John Paczkowski

Recent Posts by John Paczkowski

Sprint: Collateral Damage in the Verizon-AT&T iPhone War

ackroyd_juliachild_preSo much for Sprint’s tentative comeback. The company’s no longer hemorrhaging subscribers and money like Dan Aykroyd’s exsanguinating Julia Child, as I once joked–at least not as badly as it was. But that could change now that Apple has added Verizon as a second iPhone carrier in the States.

Not only will the Verizon iPhone likely draw new wireless subscribers away from Sprint (and T-Mobile, for that matter), it will boost its churn rate as well. Compounding that effect will be AT&T’s reaction to its loss of iPhone exclusivity and its efforts to hold on to subscribers it fears might defect to Verizon. As Bernstein Research analyst Craig Moffet noted today, AT&T’s not going to stand idly by as Verizon woos away its customers.

“Already in 2Q and 3Q 2010, AT&T partially pre-empted Verizon’s iPhone introduction by upgrading a massive number of its iPhone subscribers, so as to lock them into new 2-year contracts,” Moffet observed in a note to clients today. “This amounts to a massive re-subsidization of existing subscribers, sacrificing margins for subscriber retention. When the actual iPhone introduction at Verizon occurs, AT&T is likely to react further, with more aggressive phone subsidies, incremental advertising, the introduction of other compelling devices, and possibly with price cuts.”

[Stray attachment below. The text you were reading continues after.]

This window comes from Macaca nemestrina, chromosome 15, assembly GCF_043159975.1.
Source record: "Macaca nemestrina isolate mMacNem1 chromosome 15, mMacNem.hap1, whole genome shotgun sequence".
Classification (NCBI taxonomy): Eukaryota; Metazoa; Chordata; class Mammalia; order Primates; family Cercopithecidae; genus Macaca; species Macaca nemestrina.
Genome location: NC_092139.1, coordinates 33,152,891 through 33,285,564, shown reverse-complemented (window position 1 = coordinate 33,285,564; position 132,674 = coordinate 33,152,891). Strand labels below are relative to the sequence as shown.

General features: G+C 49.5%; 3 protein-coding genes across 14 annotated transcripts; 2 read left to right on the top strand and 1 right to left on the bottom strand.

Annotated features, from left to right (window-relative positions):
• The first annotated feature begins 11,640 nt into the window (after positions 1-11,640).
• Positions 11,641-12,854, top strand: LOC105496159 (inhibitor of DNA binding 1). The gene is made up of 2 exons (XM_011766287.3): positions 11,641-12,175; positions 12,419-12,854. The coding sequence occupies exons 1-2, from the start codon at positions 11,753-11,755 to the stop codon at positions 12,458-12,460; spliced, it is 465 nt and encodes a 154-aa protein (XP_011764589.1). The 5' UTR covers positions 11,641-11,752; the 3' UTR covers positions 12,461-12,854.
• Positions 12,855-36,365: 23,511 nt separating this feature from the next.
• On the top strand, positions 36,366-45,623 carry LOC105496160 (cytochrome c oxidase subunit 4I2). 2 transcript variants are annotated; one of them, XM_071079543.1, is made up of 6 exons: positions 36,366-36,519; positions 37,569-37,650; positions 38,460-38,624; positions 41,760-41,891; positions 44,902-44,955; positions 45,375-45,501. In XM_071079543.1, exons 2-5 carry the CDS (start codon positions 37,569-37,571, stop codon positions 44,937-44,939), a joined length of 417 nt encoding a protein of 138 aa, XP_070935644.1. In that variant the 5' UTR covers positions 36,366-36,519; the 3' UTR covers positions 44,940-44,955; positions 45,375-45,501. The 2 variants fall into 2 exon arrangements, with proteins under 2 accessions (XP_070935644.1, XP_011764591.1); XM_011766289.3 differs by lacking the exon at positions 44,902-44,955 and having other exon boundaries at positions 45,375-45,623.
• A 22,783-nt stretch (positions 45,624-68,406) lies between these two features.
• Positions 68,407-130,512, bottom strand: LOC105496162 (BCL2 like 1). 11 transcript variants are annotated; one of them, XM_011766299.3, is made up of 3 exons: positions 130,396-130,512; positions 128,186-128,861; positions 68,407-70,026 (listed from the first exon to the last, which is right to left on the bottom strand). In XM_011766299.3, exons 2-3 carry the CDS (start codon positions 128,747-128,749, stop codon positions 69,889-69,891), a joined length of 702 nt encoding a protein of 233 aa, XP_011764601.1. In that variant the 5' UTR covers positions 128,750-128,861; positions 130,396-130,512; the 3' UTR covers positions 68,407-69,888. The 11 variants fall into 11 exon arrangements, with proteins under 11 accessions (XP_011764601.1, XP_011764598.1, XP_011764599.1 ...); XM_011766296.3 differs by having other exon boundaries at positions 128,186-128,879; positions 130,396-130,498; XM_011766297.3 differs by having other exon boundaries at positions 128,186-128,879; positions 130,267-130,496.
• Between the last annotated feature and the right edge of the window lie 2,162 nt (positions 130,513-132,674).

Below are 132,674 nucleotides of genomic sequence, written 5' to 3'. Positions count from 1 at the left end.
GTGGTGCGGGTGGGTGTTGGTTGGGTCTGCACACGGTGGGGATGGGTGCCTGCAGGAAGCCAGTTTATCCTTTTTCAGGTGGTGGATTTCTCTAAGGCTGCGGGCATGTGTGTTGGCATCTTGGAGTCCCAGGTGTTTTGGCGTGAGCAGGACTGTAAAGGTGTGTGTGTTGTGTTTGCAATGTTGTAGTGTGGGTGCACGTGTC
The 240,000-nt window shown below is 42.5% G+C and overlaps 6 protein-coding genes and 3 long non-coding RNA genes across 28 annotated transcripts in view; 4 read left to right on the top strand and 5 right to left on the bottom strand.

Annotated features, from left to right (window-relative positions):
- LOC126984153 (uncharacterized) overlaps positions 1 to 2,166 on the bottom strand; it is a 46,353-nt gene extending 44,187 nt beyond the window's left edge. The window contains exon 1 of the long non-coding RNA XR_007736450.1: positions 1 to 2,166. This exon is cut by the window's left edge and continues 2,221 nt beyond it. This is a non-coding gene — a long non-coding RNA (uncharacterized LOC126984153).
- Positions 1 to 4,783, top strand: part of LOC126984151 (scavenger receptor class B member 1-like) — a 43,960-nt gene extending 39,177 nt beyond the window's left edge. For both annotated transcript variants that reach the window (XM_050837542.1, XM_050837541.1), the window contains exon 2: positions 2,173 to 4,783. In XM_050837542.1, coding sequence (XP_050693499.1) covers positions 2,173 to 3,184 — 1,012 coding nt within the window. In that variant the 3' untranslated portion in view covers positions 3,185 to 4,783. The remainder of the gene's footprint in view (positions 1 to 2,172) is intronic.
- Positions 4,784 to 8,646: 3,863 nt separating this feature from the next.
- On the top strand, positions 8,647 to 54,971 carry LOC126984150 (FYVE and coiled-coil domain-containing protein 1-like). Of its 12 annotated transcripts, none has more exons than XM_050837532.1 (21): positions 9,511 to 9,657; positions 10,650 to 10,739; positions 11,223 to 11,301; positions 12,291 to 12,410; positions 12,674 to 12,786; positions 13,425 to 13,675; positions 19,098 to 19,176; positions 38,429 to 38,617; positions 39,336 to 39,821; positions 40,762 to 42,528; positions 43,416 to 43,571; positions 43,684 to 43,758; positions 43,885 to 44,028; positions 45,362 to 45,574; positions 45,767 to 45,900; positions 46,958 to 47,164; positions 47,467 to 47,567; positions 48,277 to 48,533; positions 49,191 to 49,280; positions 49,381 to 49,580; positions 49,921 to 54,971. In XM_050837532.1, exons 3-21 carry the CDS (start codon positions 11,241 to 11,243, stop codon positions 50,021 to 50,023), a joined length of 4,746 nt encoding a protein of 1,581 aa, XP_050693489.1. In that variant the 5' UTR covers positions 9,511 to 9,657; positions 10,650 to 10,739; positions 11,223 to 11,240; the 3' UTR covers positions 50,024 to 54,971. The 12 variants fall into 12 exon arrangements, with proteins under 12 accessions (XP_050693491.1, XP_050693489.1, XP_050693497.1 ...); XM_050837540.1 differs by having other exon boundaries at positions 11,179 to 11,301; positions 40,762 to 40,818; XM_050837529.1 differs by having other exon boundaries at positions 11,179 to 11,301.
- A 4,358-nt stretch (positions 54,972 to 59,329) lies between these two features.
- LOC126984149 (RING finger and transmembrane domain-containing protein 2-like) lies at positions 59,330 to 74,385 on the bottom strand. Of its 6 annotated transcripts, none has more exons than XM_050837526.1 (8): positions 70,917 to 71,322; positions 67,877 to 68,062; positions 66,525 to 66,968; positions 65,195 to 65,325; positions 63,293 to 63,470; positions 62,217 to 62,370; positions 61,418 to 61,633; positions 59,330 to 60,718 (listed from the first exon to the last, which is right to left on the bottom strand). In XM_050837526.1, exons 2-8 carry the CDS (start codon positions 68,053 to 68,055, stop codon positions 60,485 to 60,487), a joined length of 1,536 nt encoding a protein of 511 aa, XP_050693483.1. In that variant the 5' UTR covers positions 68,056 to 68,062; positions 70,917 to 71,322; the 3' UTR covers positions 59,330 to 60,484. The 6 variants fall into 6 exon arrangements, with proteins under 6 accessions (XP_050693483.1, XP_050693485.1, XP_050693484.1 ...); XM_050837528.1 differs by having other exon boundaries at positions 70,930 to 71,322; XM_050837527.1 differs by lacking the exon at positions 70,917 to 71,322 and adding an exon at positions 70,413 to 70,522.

And when it does, Sprint’s share of industry gross additions will inevitably decline.

There’s a wild card here, though: The special event that Sprint has planned for February. If what the company shows off there truly is the industry first it’s promising (and let’s be clear: It’s almost certainly not going to be another CDMA iPhone), perhaps it will indeed make the “impossible possible”–helping Sprint limit subscriber churn in the face of the Verizon iPhone.

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Just as the atom bomb was the weapon that was supposed to render war obsolete, the Internet seems like capitalism’s ultimate feat of self-destructive genius, an economic doomsday device rendering it impossible for anyone to ever make a profit off anything again. It’s especially hopeless for those whose work is easily digitized and accessed free of charge.

— Author Tim Kreider on not getting paid for one’s work